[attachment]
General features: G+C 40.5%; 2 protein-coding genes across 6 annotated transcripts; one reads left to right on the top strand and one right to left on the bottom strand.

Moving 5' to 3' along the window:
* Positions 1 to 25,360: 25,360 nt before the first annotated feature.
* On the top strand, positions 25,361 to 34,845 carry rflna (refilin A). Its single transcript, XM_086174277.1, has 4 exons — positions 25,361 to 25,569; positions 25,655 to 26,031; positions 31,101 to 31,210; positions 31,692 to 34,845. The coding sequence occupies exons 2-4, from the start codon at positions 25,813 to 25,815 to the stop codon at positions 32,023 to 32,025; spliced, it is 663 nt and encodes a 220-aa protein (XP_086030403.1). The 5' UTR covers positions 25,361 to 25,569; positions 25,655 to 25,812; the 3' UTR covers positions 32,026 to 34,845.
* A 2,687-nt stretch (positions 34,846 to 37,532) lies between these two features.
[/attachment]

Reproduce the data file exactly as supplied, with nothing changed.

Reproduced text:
General features: G+C 40.5%; 2 protein-coding genes across 6 annotated transcripts; one reads left to right on the top strand and one right to left on the bottom strand.

Moving 5' to 3' along the window:
* Positions 1 to 25,360: 25,360 nt before the first annotated feature.
* On the top strand, positions 25,361 to 34,845 carry rflna (refilin A). Its single transcript, XM_086174277.1, has 4 exons — positions 25,361 to 25,569; positions 25,655 to 26,031; positions 31,101 to 31,210; positions 31,692 to 34,845. The coding sequence occupies exons 2-4, from the start codon at positions 25,813 to 25,815 to the stop codon at positions 32,023 to 32,025; spliced, it is 663 nt and encodes a 220-aa protein (XP_086030403.1). The 5' UTR covers positions 25,361 to 25,569; positions 25,655 to 25,812; the 3' UTR covers positions 32,026 to 34,845.
* A 2,687-nt stretch (positions 34,846 to 37,532) lies between these two features.